The Lyrebird

(Menura novaehollandiae and Menura alberti).

Also called the Lyretail or Native Pheasant, two species of the Lyrebird are found in Australia. The most common is the Superb Lyrebird with the scientific name Menura novaehollandiae derived from the Greek terms 'Menura' meaning might and 'oura' meaning tail plus the Latin term 'novaehollandiae meaning of New Holland. The second species, Albert's Lyrebird (Menura alberti) is much rarer. It's scientific name is derived from Albert, Prince Consort of Queen Victoria.

Superb Lyrebird's are found in the moist forests along coastal eastern Australia, from near Stanthorpe in Queensland to as far south as Melbourne in Victoria. It has also been introduced in Tasmania. Albert's Lyrebird is restricted to the mountain ranges of the extreme south-eastern corner of Queensland and north-eastern tip of New South Wales.
Lyrebirds are usually seen singly, occasionally in pairs or small parties, inhabiting rugged forest country and brushes. They are remarkably competent mimics, able to imitate most of the calls of the other species in their locality, as well as some sounds produced by humans. It is not unusual for a male lyrebird to imitate the calls of as many as 15 species of birds.
Lyrebirds have several powerful calls of their own, the chief of which is a resounding 'choo-choo-choo'. The female is also a talented mimic, but less vocal than the male.

Lyrebirds, especially males, are generally shy and are more often heard than seen. The male builds a display mound - a low hillock about a metre across - which he rakes up in soft soil. He normally makes a series of these mounds and visits them in turn, stopping at each to sing and display.

A male in display is a magnificent spectacle, and it is then that the observer sees his picturesque tail to advantage. The tail is spread like an opened fan over his back and head, thus showing the underside of the lyrate feathers and the silvery filamentary plumes.

The 'lyre' is formed from the ornate tail which is 75 cm long. There are two ribbon-shaped outer feathers forming the frame of the lyre, with two black wire-like feathers and 12 silvery filamentary feathers between them.

Nest-building, incubating the egg, and rearing the nestling are performed entirely by the female. During the day lyrebirds spend most of the time on the ground sifting through fallen leaves and debris, or tearing decaying logs to pieces in search of food, which consists of insects, worms, and small land molluscs. At night the birds roost in trees.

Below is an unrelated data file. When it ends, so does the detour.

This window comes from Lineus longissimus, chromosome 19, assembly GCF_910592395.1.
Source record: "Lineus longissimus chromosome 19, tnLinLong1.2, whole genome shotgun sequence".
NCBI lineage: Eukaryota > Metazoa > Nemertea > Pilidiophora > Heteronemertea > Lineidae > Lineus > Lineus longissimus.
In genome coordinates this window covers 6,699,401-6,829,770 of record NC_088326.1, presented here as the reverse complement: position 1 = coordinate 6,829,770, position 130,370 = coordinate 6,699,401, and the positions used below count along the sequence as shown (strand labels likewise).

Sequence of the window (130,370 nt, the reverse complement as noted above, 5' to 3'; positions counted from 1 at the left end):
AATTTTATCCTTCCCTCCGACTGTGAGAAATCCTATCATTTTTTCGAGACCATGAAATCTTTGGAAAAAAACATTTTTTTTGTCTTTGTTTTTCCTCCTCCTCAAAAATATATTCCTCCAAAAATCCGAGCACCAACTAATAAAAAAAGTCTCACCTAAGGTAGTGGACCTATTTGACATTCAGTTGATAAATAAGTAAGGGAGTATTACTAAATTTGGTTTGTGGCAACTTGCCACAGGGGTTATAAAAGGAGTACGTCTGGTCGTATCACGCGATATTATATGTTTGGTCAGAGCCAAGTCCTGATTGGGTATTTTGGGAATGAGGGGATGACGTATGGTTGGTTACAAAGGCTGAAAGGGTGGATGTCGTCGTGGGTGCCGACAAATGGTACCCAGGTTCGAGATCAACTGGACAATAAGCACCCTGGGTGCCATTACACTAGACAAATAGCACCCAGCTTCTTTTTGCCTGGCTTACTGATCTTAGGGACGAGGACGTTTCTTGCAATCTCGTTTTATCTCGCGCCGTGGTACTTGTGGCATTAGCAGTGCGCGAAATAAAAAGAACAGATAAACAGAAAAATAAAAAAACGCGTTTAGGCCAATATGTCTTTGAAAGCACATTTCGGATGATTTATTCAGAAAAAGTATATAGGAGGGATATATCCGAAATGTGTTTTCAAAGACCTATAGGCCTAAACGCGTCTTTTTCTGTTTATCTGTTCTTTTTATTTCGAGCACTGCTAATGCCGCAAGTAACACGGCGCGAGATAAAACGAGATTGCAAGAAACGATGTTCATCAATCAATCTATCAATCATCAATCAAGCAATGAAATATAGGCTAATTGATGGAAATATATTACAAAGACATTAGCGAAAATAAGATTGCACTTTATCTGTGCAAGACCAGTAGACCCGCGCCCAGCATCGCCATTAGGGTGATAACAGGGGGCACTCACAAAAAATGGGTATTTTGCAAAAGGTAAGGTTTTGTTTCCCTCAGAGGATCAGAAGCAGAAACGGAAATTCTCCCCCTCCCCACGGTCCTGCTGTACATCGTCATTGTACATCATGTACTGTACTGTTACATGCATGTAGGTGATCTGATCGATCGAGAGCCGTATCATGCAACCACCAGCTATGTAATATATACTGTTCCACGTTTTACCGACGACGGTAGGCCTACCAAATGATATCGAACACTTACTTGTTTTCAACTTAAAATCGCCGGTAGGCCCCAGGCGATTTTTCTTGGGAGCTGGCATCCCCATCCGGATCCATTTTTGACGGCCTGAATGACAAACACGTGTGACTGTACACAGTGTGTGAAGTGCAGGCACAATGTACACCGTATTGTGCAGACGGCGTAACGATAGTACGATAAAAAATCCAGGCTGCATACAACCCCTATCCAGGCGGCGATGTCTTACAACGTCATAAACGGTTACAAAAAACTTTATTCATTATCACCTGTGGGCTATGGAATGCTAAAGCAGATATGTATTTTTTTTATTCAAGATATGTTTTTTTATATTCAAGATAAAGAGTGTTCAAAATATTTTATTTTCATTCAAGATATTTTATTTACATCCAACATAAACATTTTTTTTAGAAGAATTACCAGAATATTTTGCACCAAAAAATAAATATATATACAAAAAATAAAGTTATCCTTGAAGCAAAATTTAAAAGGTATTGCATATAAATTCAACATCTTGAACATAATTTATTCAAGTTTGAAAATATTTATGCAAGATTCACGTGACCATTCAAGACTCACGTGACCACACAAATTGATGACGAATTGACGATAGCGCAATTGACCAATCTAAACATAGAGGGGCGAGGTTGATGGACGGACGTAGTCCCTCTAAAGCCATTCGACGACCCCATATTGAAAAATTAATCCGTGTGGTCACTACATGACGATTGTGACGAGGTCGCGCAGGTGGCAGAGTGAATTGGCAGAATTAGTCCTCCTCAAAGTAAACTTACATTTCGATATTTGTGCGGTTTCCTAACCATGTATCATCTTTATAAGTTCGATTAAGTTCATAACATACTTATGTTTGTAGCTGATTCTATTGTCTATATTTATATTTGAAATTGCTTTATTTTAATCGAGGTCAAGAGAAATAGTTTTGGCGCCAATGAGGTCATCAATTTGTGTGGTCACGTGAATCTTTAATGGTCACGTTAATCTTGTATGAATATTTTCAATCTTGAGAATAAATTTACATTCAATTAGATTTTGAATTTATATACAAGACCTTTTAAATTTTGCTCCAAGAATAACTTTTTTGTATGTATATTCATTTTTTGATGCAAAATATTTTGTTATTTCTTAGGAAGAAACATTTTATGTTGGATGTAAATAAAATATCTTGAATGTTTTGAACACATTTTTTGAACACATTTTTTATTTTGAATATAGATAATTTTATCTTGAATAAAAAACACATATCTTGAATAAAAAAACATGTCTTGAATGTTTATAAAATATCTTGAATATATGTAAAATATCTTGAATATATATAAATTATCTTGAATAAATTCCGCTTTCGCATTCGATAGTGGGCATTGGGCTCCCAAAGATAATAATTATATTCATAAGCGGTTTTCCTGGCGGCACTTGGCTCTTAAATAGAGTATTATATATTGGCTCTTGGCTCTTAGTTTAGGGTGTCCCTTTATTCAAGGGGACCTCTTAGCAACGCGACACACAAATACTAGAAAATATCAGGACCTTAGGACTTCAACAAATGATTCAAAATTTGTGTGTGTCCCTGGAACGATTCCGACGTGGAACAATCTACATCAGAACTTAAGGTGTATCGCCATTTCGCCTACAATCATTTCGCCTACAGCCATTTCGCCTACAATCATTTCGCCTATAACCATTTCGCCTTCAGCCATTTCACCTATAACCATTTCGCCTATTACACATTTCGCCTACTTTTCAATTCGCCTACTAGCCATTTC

The nest is a bulky structure, with an entrance at the side, composed outwardly of sticks, twigs, dried fern-leaves, and mosses, with an inner wall neatly made of wiry rootlets and bark-fibre lined with downy feathers from the flanks of the bird. It is usually built on a ledge of rock, in a cavity on top of a tall stump, or at the base of a tree, although occasionally it may be located high in a large tree-fork.

One egg is produced which may vary in colour from light stone-grey to deep purplish-brown, with streaks and spots of deep slaty-grey and blackish-brown distributed over the surface. The breeding season is from May to September. In most instances the egg is laid in June or July (mid-winter), hatching in about six weeks. The young bird remains in the nest for a further six weeks.

Albert's Lyrebird (Menura alberti), a solitary and shy bird frequenting dense rain-forests, is extremely difficult to see. Small and more rufous in colour, this species has a much less spectacular tail than its close relative the Superb Lyrebird. It also, is an accomplished songster and mimic, often constructing a display platform of trampled vines or displaying on the ground or on fallen logs, similar in general habits to its close relative.

The nest is similar to that of the Superb Lyrebird, but the downy feathers, used for lining, are plucked from the bird's own plumage and are thus rufous tinted instead of the larger bird's greyish feathers. The sites chiefly used are rock-ledges, but nests have also been found on the tops of tree-stumps and between the buttressed roots of jungle trees.

A single egg, similar to that of the Superb Lyrebird is produced in the breeding season between June and September (mainly June-July).

Neville W. Cayley's 'What Bird is That' - 1931.
How Birds Live, Robert Burton, 1977.
Australia's Wilderness Heritage - Flora & Fauna, 1988.

The Lyrebyrd is featured on the following Australian coins:

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